Status: Hoax WebsiteBy-Accident.com claims to be a company that will "deliver customized accidents such as rape, assault and past traumatic experiences. All personally tailored to suit your special needs." The idea is that you can fake a traumatic experience in your past, and thereby get all kinds of attention as a victim. The company will even provide (optional) Aesthetic Scar Surgery to make your past "accident" more believable: "You can have any physical damage you want, our trained surgeons promise it won't hurt and the result will be exactly as you wish."
By-Accident.com is a hoax. Satirical elements such as the Christmas Mugging Special make this fairly obvious: "Your chance to avoid stress and become the center of attention during the holiday season!... Get mugged and make sure to have a warm and happy winter!" In addition, the creator of the site didn't do much to hide their identity. The site is registered to someone called Barbara Nordhjem. A quick Google search finds a poster called Malach on pixelex.com stating that: "the page is a prank.. girl making it is a danish artist. Was working for me as a production assistant some time ago."
Of course, even though the site is a hoax, it does have a core of truth to it in that a company offering such a service definitely would find customers. Witness all the fake victims that popped up after 9/11. Victimhood is very appealing to a lot of people. (Thanks to Bob Pagani, aka Cranky Media Guy, for the link.)
Status: Hoax (supposedly a magic trick, but it doesn't work)I received this polite request this morning:
Dear web master ,
Please review this website that is able to determine a persons sex just by four visual questions.
Name : Gene Guess .com
Link : http://www.geneguess.com
Thank you ,
So here goes: it worked for me, correctly guessing my gender. I suppose it was an interesting ten-second time waster. I don't know why it worked. Obviously it has a 50/50 chance of getting the answer right (unless you're a hermaphrodite, which might trip it up a bit). My theory is that the color choice question must be an important clue, since guys probably tend to pick darker colors than women.
Update: Based on everyone's comments, the gender guesses it makes appear to be totally random. The trick is apparently that it will be right half the time, thus half the people will think it works. And yet it did fool me into wasting time with it.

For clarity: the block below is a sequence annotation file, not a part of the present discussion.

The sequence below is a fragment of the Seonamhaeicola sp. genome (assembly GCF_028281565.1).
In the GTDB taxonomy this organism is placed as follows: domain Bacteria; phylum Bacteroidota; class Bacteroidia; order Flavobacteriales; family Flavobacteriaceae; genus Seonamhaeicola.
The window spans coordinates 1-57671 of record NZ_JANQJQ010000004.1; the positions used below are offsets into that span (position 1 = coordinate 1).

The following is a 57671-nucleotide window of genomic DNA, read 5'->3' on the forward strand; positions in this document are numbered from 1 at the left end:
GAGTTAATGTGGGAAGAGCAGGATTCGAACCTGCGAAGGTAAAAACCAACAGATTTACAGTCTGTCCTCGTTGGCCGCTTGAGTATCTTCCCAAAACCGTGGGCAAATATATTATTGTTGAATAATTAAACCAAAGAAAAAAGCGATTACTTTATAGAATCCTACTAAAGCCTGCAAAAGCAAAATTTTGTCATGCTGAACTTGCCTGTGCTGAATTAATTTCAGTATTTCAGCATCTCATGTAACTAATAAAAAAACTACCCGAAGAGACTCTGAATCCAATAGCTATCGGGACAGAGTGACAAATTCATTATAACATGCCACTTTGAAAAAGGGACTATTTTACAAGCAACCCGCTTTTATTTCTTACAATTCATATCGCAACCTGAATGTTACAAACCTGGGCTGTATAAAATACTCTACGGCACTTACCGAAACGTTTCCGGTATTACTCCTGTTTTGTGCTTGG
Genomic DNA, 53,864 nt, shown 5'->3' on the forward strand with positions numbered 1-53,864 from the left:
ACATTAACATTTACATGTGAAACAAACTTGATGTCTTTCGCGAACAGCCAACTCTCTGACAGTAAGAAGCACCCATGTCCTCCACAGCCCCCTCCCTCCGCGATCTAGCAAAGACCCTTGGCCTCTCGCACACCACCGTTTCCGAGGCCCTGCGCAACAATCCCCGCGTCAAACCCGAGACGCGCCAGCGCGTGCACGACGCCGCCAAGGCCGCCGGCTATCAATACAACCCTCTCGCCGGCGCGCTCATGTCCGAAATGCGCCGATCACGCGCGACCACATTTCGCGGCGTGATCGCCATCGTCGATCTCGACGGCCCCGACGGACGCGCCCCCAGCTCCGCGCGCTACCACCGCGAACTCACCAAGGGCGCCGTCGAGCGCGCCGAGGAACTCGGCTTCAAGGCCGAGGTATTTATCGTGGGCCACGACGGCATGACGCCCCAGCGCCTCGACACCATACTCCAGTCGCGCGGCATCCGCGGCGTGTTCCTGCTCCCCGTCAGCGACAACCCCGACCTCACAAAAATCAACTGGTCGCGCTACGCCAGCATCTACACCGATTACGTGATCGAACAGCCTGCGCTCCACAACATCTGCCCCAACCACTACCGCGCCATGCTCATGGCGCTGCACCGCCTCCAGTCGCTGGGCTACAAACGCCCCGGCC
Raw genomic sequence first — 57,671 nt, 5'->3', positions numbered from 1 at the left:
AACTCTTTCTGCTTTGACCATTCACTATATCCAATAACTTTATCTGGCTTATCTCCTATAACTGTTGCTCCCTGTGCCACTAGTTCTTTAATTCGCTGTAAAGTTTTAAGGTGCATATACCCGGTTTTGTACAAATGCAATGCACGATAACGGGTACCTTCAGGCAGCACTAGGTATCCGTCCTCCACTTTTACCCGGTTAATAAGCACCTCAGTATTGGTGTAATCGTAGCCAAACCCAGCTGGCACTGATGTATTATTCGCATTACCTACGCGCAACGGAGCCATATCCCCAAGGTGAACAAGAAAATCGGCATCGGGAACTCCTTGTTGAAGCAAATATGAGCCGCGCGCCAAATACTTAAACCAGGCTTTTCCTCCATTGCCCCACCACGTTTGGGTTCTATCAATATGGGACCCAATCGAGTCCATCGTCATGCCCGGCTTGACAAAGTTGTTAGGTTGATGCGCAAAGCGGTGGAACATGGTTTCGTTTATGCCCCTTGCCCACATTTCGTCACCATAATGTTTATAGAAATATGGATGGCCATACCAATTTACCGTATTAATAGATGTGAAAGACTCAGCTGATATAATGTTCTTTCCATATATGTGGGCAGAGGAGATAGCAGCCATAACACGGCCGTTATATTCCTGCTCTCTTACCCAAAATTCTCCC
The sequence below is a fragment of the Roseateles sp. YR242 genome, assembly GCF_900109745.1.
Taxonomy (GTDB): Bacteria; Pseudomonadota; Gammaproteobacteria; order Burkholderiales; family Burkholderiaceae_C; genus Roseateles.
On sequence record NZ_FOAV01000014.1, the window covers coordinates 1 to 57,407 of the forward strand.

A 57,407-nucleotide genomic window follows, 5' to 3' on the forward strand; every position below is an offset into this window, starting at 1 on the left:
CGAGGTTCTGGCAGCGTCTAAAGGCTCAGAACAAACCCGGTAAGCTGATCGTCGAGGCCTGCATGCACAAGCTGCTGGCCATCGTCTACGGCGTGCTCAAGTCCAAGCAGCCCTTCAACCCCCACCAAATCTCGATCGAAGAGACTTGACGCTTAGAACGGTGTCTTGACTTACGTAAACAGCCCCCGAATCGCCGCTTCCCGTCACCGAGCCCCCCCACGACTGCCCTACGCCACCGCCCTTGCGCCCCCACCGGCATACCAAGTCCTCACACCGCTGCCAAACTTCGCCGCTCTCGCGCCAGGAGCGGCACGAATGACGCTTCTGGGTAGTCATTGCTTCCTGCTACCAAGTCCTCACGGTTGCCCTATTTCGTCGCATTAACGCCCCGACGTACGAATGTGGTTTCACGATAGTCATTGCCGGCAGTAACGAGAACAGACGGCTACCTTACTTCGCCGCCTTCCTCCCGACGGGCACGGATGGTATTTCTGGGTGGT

Status: Art ProjectMindbending Software claims to offer programs that will insert subliminal messages into the favorite computer games of your kids, thereby reprogramming them, as they play the games, to do as you wish. Their website states:
Mindbending Software Inc. is a company specialized on psychological conditioning software packages for children. With the newest technologies our products infiltrate the computer games of your kids and mingle various subconscious or conscious conditiong messages and images in the game contents. The technology can be compared with the subconscious pictures in the TV program, and if you don’t know about them, ask yourself why are you buying all those things you don’t need. You see it works ! Our software uses the same and some other patented methods to condition your kids. Try it out, if you aren’t satisfied you’ll get your money back!
Their subliminal control programs include the Tranquilizer™, Intellectualizer™, Selfesteemizer™, and Professionizer™. So is this real? Not really. It's an art project created by Robert Praxmarer. But what gets me is that he actually will allow people to buy the products listed on the site. Or, at least, he'll take their money. Click on the 'Add to Cart' button, and you'll be taken to a PayPal screen that will transfer money to his account. Most hoax sites, by contrast, carefully avoid taking anyone's money, because if they do take money and don't deliver what they've advertised, that's fraud. So maybe Praxmarer really will send some kind of "subliminal" software to people who pay for it. (He wants, on average, over $1000 per program.) But he could still be opening himself up to charges of fraud if the software doesn't work as advertised.
Status: HoaxAccording to the HETRACIL website, "HETRACIL is the most widely prescribed anti-effeminate medication in the United States, helping 16 million Americans who suffer from Behavioral Effeminism and Male Homosexuality Disorder." In other words, it's supposedly a drug to treat homosexuality. The look and feel of the site is pretty convincing, perfectly imitating the bland soothing nature of other pharmaceutical sites. And it's plausible that some drug company could try to devise such a product, given that up until the late 1960s the American Psychiatric Association actually did list homosexuality in the Diagnostic and Statistical Manual on Mental Disorders as a psychiatric disorder. However, as far as I know, no drug company is currently developing a treatment for homosexuality. In other words, HETRACIL is a hoax. This is revealed on homomojo.com in an interview with Benjamin, the creator of the HETRACIL site. The interview explains that "What he intended with these creations was to spur conversation on a “what if” scenario in which a cure for homosexuality (or at least feminine tendencies) becomes a reality. What would be the ramifications to society if sexual orientation could be manipulated?"